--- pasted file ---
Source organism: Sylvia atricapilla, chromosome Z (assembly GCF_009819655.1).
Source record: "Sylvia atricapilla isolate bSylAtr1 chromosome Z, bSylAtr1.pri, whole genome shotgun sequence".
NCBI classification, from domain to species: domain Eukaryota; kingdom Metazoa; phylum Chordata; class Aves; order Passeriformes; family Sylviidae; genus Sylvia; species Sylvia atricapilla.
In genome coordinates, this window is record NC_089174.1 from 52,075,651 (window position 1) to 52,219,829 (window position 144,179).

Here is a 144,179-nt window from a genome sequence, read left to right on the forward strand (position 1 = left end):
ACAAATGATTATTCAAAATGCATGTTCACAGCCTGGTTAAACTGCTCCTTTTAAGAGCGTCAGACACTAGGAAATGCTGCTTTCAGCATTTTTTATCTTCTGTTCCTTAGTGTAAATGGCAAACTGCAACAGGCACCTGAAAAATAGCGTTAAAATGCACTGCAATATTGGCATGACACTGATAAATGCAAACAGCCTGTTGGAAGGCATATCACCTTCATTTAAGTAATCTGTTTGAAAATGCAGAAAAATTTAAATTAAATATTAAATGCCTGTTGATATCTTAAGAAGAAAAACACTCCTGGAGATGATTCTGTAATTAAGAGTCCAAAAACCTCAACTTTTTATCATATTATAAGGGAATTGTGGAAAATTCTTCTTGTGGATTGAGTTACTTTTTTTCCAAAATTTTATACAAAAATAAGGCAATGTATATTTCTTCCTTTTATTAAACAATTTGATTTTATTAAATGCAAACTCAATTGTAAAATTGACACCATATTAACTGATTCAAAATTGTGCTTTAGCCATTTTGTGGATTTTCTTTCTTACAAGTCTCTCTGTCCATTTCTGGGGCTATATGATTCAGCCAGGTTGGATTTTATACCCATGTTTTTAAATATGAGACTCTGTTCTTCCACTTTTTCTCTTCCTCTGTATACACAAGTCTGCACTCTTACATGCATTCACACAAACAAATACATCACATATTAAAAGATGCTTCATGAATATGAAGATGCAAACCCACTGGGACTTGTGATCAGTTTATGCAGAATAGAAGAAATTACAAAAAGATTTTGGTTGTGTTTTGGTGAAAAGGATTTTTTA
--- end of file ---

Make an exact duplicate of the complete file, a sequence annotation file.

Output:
Source organism: Sylvia atricapilla, chromosome Z (assembly GCF_009819655.1).
Source record: "Sylvia atricapilla isolate bSylAtr1 chromosome Z, bSylAtr1.pri, whole genome shotgun sequence".
NCBI classification, from domain to species: domain Eukaryota; kingdom Metazoa; phylum Chordata; class Aves; order Passeriformes; family Sylviidae; genus Sylvia; species Sylvia atricapilla.
In genome coordinates, this window is record NC_089174.1 from 52,075,651 (window position 1) to 52,219,829 (window position 144,179).

Here is a 144,179-nt window from a genome sequence, read left to right on the forward strand (position 1 = left end):
ACAAATGATTATTCAAAATGCATGTTCACAGCCTGGTTAAACTGCTCCTTTTAAGAGCGTCAGACACTAGGAAATGCTGCTTTCAGCATTTTTTATCTTCTGTTCCTTAGTGTAAATGGCAAACTGCAACAGGCACCTGAAAAATAGCGTTAAAATGCACTGCAATATTGGCATGACACTGATAAATGCAAACAGCCTGTTGGAAGGCATATCACCTTCATTTAAGTAATCTGTTTGAAAATGCAGAAAAATTTAAATTAAATATTAAATGCCTGTTGATATCTTAAGAAGAAAAACACTCCTGGAGATGATTCTGTAATTAAGAGTCCAAAAACCTCAACTTTTTATCATATTATAAGGGAATTGTGGAAAATTCTTCTTGTGGATTGAGTTACTTTTTTTCCAAAATTTTATACAAAAATAAGGCAATGTATATTTCTTCCTTTTATTAAACAATTTGATTTTATTAAATGCAAACTCAATTGTAAAATTGACACCATATTAACTGATTCAAAATTGTGCTTTAGCCATTTTGTGGATTTTCTTTCTTACAAGTCTCTCTGTCCATTTCTGGGGCTATATGATTCAGCCAGGTTGGATTTTATACCCATGTTTTTAAATATGAGACTCTGTTCTTCCACTTTTTCTCTTCCTCTGTATACACAAGTCTGCACTCTTACATGCATTCACACAAACAAATACATCACATATTAAAAGATGCTTCATGAATATGAAGATGCAAACCCACTGGGACTTGTGATCAGTTTATGCAGAATAGAAGAAATTACAAAAAGATTTTGGTTGTGTTTTGGTGAAAAGGATTTTTTA